“Are you willing to sacrifice Catholic charities, colleges and hospitals if you don’t get your way on the contraceptive mandate?” reads one proposed question for a bishop.
“Are you willing to drop all health insurance for your employees?” reads another.
The e-mail encouraged journalists to “ask critical questions” about the bishops’ “sweeping claims” in light of a “charged political backdrop” ahead of the 2012 election. It noted that both the June 8 “Stand Up for Religious Freedom” rallies and the June 21-July 4 “Fortnight for Freedom” campaign include Catholic dioceses.
CNA sought comment multiple times from Gehring and Faith in Public Life but did not receive a response.
On its website, Faith in Public Life describes itself as “a strategy center for the faith community advancing faith in the public square as a powerful force for justice, compassion and the common good.” It runs strategic communications and “narrative-setting” campaigns. The organization says it can identify “moments of opportunity when a targeted event or campaign can effectively broaden or shift the values debate.”
It works to insert its perspective into political debates and to highlight “progressive and moderate people of faith at key moments.”
Gehring’s June 7 e-mail focused only on contraception and “birth control.” It did not mention coverage of sterilization or contraceptive drugs that may cause abortion.
He wrote that several Catholic bishops have used “inflammatory and irresponsible rhetoric” that conflates “working through complex policy issues with a fundamental attack on the Catholic Church.”
The leaked e-mail also suggested that reporters should reject as “fiction” any claim that there is a “war on religion” and a “war on the Catholic Church.”
It classified as “fiction” U.S. bishops’ conference president Cardinal Timothy Dolan’s statement that the administration is “strangling” the Catholic Church. Gehring also suggested news media ask whether bishops should be concerned about the religious freedom campaign “becoming politicized in an election year.”
Over 40 Catholic institutions have filed lawsuits challenging the mandate, while Catholics and other faith leaders have organized religious freedom rallies around the country, including the upcoming “Fortnight for Freedom.”
Gehring encouraged reporters, columnists and journalists to ask who is funding the religious freedom effort.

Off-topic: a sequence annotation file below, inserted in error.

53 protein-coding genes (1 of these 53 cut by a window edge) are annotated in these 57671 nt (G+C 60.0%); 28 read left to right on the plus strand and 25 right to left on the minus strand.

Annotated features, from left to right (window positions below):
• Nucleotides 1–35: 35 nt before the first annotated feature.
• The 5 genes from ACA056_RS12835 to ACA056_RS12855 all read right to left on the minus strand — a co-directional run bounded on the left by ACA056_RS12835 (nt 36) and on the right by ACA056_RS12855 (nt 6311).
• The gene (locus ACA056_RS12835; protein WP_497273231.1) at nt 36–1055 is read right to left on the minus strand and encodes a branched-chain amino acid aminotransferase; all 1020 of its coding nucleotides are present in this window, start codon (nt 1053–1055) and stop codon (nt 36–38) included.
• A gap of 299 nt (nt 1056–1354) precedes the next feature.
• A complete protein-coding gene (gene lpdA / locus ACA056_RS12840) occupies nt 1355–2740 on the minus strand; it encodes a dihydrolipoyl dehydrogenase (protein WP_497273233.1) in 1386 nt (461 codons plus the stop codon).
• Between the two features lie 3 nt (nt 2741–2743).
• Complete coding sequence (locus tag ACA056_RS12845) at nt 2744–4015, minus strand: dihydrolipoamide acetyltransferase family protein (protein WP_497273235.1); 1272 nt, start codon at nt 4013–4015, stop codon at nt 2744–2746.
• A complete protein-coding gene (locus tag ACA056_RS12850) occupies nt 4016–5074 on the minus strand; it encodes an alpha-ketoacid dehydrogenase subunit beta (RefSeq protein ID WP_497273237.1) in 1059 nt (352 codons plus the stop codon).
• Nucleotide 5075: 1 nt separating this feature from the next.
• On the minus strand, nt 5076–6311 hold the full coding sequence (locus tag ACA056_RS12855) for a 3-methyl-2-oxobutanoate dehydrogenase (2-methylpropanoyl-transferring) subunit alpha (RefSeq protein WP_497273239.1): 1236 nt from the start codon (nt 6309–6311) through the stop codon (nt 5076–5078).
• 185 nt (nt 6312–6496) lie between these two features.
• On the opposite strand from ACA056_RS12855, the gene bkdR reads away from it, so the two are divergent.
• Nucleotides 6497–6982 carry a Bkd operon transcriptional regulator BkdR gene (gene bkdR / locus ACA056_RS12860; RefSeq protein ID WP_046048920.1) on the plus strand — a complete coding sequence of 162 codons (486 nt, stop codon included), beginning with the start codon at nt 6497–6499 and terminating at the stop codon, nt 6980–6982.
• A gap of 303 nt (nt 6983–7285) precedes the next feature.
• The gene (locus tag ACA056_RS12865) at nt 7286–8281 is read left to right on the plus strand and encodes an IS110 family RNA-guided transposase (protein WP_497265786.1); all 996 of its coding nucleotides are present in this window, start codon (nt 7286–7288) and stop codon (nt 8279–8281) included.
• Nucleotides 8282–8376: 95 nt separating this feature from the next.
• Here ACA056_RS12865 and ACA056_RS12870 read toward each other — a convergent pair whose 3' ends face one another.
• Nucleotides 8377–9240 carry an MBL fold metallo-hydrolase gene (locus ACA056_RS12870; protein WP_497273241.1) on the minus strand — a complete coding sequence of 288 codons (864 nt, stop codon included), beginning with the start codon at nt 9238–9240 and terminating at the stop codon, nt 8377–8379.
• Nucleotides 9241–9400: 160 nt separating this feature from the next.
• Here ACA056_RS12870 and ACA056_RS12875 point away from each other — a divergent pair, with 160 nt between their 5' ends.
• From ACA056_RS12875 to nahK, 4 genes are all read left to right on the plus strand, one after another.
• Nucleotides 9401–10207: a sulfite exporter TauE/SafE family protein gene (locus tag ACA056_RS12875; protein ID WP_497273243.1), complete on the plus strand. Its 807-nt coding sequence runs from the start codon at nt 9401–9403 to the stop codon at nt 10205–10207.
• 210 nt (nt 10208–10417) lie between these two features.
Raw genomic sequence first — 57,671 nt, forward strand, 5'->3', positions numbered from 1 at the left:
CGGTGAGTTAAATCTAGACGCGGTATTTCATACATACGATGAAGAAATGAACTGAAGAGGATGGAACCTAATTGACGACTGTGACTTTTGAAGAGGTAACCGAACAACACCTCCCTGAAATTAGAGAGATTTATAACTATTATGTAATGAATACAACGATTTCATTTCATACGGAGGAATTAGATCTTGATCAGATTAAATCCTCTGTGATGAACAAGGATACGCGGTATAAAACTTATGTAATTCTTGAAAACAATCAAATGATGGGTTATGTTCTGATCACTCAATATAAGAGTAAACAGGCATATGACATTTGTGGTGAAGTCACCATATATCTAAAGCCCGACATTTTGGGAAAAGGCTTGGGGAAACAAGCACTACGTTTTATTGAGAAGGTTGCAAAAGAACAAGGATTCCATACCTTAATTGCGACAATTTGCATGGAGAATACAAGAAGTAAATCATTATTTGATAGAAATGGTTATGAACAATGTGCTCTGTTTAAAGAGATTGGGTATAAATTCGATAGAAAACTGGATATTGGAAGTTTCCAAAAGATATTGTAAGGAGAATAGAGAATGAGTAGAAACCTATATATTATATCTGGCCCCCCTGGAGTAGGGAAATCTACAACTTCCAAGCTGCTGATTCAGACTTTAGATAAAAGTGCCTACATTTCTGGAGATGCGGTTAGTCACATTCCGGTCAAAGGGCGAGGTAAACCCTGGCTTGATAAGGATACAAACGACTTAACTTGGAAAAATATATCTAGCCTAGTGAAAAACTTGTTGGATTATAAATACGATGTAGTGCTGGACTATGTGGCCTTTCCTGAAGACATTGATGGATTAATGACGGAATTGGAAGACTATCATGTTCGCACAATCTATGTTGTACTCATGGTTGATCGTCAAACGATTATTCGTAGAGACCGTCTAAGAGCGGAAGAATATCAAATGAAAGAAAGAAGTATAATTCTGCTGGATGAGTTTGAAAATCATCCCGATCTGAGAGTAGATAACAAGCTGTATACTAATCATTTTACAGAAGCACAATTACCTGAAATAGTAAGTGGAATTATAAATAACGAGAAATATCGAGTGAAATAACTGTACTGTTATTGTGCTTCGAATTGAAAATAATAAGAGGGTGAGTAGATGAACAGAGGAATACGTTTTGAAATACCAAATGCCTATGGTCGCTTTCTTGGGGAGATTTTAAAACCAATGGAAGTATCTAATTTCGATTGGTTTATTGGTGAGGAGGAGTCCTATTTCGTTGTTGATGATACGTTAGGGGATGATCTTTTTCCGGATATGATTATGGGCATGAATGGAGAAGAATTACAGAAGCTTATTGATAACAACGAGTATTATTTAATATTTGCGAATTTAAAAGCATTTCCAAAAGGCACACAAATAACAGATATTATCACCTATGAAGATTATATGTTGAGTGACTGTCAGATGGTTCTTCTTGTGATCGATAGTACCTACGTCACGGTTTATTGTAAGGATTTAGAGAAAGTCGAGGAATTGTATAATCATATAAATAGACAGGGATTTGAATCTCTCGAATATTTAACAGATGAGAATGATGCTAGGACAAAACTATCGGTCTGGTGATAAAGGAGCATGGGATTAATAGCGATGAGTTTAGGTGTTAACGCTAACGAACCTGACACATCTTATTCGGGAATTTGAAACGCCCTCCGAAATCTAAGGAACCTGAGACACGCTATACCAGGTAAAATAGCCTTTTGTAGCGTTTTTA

Subscribe to our daily newsletter
At Catholic News Agency, our team is committed to reporting the truth with courage, integrity, and fidelity to our faith. We provide news about the Church and the world, as seen through the teachings of the Catholic Church. When you subscribe to the CNA UPDATE, we'll send you a daily email with links to the news you need and, occasionally, breaking news.
As part of this free service you may receive occasional offers from us at EWTN News and EWTN. We won't rent or sell your information, and you can unsubscribe at any time.
“Reporters should consider asking about the Knights of Columbus, an organization with deep pockets,” the e-mail advised. Gehring tried to paint Supreme Knight of Columbus Carl Anderson as a political partisan, noting his work in the Reagan administration and his time as a legislative assistant to Republican Sen. Jesse Helms in the late 1970s and early 1980s.
Faith in Public Life’s recommended sources for interviews, as listed in Gehring’s e-mail, are John Gehring, Duquesne University law professor Nicholas Cafardi, Fordham University theology department chair Terrence W. Tilley, Boston College theology professor Lisa Sowle Cahill, Note Dame Law School professor M. Cathleen Kaveny, Fairfield University religious studies professor Paul Lakeland, and Fr. Thomas Reese, S.J. of the Woodstock Theological Center.
The Catholic League’s Bill Donohue was critical of the media effort, saying Gehring’s e-mail encouraged the media to “victimize the victim” and target those who refuse to compromise their principles.